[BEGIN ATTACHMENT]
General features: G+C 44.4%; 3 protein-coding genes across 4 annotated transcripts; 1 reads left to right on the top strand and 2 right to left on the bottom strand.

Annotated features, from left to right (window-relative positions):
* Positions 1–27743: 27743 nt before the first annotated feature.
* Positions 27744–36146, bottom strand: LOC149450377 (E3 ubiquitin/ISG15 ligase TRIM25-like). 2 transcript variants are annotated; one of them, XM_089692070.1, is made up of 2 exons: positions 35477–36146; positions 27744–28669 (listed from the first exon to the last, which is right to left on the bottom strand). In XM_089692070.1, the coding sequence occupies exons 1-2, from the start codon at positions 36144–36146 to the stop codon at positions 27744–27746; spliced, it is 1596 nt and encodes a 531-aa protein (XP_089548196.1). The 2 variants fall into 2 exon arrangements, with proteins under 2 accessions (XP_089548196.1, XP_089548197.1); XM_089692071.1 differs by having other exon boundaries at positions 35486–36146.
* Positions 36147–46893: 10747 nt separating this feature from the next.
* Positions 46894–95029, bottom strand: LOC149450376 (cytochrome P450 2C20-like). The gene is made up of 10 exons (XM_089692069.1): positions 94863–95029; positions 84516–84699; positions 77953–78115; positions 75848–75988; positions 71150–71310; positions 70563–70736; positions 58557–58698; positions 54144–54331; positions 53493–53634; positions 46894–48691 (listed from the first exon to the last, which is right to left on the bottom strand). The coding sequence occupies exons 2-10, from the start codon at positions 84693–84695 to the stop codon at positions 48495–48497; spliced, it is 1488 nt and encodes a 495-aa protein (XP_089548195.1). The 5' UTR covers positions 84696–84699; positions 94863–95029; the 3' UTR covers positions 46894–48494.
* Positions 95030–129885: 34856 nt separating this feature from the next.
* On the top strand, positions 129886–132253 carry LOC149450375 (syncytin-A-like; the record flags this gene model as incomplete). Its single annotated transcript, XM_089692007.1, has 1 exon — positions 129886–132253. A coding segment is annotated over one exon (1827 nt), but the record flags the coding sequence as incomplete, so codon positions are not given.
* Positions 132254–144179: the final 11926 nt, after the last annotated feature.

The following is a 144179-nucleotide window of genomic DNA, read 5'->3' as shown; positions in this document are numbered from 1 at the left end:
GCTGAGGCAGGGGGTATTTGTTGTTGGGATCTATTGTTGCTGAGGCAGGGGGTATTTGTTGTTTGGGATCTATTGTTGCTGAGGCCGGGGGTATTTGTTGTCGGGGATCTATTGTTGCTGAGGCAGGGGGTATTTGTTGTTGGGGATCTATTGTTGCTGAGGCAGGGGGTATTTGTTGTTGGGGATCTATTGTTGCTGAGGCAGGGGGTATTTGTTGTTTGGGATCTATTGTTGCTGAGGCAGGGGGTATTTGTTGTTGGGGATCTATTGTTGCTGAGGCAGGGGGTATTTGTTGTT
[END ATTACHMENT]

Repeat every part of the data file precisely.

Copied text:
General features: G+C 44.4%; 3 protein-coding genes across 4 annotated transcripts; 1 reads left to right on the top strand and 2 right to left on the bottom strand.

Annotated features, from left to right (window-relative positions):
* Positions 1–27743: 27743 nt before the first annotated feature.
* Positions 27744–36146, bottom strand: LOC149450377 (E3 ubiquitin/ISG15 ligase TRIM25-like). 2 transcript variants are annotated; one of them, XM_089692070.1, is made up of 2 exons: positions 35477–36146; positions 27744–28669 (listed from the first exon to the last, which is right to left on the bottom strand). In XM_089692070.1, the coding sequence occupies exons 1-2, from the start codon at positions 36144–36146 to the stop codon at positions 27744–27746; spliced, it is 1596 nt and encodes a 531-aa protein (XP_089548196.1). The 2 variants fall into 2 exon arrangements, with proteins under 2 accessions (XP_089548196.1, XP_089548197.1); XM_089692071.1 differs by having other exon boundaries at positions 35486–36146.
* Positions 36147–46893: 10747 nt separating this feature from the next.
* Positions 46894–95029, bottom strand: LOC149450376 (cytochrome P450 2C20-like). The gene is made up of 10 exons (XM_089692069.1): positions 94863–95029; positions 84516–84699; positions 77953–78115; positions 75848–75988; positions 71150–71310; positions 70563–70736; positions 58557–58698; positions 54144–54331; positions 53493–53634; positions 46894–48691 (listed from the first exon to the last, which is right to left on the bottom strand). The coding sequence occupies exons 2-10, from the start codon at positions 84693–84695 to the stop codon at positions 48495–48497; spliced, it is 1488 nt and encodes a 495-aa protein (XP_089548195.1). The 5' UTR covers positions 84696–84699; positions 94863–95029; the 3' UTR covers positions 46894–48494.
* Positions 95030–129885: 34856 nt separating this feature from the next.
* On the top strand, positions 129886–132253 carry LOC149450375 (syncytin-A-like; the record flags this gene model as incomplete). Its single annotated transcript, XM_089692007.1, has 1 exon — positions 129886–132253. A coding segment is annotated over one exon (1827 nt), but the record flags the coding sequence as incomplete, so codon positions are not given.
* Positions 132254–144179: the final 11926 nt, after the last annotated feature.

The following is a 144179-nucleotide window of genomic DNA, read 5'->3' as shown; positions in this document are numbered from 1 at the left end:
GCTGAGGCAGGGGGTATTTGTTGTTGGGATCTATTGTTGCTGAGGCAGGGGGTATTTGTTGTTTGGGATCTATTGTTGCTGAGGCCGGGGGTATTTGTTGTCGGGGATCTATTGTTGCTGAGGCAGGGGGTATTTGTTGTTGGGGATCTATTGTTGCTGAGGCAGGGGGTATTTGTTGTTGGGGATCTATTGTTGCTGAGGCAGGGGGTATTTGTTGTTTGGGATCTATTGTTGCTGAGGCAGGGGGTATTTGTTGTTGGGGATCTATTGTTGCTGAGGCAGGGGGTATTTGTTGTT